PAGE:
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The Poetry Review Summer 2020 launch (Zoom)

Thursday 16 July 2020, 7:00 pm8:00 pm

Free
Left to right: Moniza Alvi, Phoebe Stuckes, D. Nurkse, Rachel Long (photo: Amaal Said)

Please join us via Zoom for the online celebration of the Summer issue of The Poetry Review.

Our exciting readers will be Moniza Alvi, Rachel Long, from the US, D. Nurkse, and our Geoffrey Dearmer Prize winner, Phoebe Stuckes. The event will be introduced by Review Editor Emily Berry. Space may be limited, so book your place.

Read poems by our readers and enjoy other selected highlights from the Summer issue of The Poetry Review for free here.

About our readers

Moniza Alvi was born in Lahore in 1954. She now lives in Norfolk. Her poetry collections include The Country at My Shoulder (OUP, 1993) which was shortlisted for the Whitbread and the T.S. Eliot poetry prizes, Europa (Bloodaxe, 2008) and At the Time of Partition (Bloodaxe, 2013), both also shortlisted for the T.S. Eliot Prize. Her most recent full-length collection is Blackbird, Bye Bye (Bloodaxe, 2018), a book unified by birds and inspired by her parents, the loss of her father and by his emigration from Pakistan. Moniza is currently researching, at UEA, the life and work of Stevie Smith.

Rachel Long is a poet and the founder of Octavia – Poetry Collective for Womxn of Colour. Rachel Long is a poet & the founder of Octavia – Poetry Collective for Womxn of Colour. Her debut poetry collection, My Darling from the Lions, is just published by Picador and has been shortlisted for this year’s Felix Dennis Prize for Best First Collection 2020.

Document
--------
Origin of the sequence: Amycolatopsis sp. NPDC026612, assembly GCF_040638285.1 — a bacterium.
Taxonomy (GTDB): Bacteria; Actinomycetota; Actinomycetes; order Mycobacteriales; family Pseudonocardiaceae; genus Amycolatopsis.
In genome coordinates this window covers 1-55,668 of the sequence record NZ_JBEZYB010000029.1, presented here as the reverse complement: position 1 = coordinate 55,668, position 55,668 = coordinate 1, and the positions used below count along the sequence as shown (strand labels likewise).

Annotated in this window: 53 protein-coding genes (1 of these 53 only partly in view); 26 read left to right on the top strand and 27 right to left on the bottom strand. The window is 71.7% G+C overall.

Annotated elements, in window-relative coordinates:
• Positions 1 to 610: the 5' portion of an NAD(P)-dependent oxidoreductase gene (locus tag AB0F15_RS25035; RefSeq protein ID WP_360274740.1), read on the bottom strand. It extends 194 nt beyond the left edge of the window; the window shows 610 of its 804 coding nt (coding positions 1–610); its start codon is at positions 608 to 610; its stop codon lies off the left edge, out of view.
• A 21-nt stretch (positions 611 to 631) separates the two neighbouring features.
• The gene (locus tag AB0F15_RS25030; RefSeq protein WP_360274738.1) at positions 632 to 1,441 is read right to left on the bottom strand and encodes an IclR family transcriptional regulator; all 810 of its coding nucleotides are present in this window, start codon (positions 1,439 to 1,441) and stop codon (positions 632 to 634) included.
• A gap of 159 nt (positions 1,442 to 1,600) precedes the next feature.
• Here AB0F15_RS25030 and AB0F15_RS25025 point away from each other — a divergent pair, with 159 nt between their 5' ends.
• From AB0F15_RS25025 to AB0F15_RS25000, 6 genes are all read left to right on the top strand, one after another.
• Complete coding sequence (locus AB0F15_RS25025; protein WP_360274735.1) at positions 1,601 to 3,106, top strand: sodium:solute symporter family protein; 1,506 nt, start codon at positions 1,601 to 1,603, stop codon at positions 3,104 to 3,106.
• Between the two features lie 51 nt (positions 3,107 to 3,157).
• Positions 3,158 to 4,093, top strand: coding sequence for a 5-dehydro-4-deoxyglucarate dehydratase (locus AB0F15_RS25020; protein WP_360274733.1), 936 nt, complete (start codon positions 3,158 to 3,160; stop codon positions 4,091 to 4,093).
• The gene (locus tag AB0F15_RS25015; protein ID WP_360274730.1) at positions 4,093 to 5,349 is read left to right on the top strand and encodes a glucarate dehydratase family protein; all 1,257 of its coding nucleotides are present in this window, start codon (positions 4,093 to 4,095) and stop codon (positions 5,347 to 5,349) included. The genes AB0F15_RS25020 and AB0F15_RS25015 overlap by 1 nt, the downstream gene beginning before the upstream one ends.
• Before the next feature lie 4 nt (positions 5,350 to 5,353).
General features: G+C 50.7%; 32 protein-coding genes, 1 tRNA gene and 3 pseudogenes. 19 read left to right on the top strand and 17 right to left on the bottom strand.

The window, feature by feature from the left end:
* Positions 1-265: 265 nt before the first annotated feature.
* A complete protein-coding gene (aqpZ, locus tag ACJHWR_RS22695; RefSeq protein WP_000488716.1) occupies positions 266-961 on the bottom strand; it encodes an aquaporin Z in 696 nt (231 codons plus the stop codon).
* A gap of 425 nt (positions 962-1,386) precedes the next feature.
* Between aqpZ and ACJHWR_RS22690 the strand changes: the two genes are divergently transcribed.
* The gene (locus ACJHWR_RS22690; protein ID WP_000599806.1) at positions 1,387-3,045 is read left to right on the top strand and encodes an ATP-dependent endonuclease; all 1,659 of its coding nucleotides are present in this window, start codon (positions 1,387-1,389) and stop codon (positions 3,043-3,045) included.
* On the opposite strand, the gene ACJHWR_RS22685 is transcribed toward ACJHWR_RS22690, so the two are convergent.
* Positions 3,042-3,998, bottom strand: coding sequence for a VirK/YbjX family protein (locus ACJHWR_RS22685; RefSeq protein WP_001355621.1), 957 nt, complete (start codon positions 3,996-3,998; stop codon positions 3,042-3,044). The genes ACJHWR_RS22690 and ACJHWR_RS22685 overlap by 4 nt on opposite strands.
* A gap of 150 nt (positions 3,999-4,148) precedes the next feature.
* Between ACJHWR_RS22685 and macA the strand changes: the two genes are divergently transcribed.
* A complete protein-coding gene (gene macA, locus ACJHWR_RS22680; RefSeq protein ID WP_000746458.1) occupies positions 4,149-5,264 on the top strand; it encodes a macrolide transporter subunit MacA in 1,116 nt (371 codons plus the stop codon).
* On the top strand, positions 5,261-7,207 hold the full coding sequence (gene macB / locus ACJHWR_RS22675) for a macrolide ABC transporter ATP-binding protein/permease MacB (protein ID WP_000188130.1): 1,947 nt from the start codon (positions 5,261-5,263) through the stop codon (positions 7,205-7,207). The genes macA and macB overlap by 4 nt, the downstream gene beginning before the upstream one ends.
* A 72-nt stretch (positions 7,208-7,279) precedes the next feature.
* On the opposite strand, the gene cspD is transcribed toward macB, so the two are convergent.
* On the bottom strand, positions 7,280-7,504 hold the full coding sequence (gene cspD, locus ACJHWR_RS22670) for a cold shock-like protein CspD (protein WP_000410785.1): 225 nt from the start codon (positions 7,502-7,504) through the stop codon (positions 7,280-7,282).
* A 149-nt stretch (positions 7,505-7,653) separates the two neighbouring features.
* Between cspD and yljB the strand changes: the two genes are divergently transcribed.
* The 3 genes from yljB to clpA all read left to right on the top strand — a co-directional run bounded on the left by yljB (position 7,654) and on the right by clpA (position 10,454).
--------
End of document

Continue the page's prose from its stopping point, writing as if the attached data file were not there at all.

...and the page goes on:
D. Nurkse is the author of eleven collections of poetry, including Love in the Last Days: After Tristan and Iseult, A Night in Brooklyn, The Border Kingdom, Burnt Island and The Fall (published by Alfred Knopf). CB Editions, London, also published a British edition of A Night in Brooklyn. Voices over Water was shortlisted for the Forward Prize for Best Collection in 2011. Nurkse has been the recipient of numerous awards including a Guggenheim fellowship in poetry and two National Endowment for the Arts fellowships. He served as poet laureate of Brooklyn from 1996 to 2001.

Phoebe Stuckes is a four-time winner of the Foyle Young Poets of the Year Award, a Barbican Young Poet and was Ledbury Festival young poet in residence in 2015. Her pamphlet, Gin & Tonic (Smith|Doorstop, 2017), was shortlisted for The Michael Marks Award. In 2019 she won an Eric Gregory Award for her full-length collection, Platinum Blonde, forthcoming from Bloodaxe. Fiona Benson selected Phoebe as winner of The Poetry Society’s Geoffrey Dearmer Prize for her poem, ‘Thus I became a heart-eater’, first published in The Poetry Review, 109:4, Winter 2019.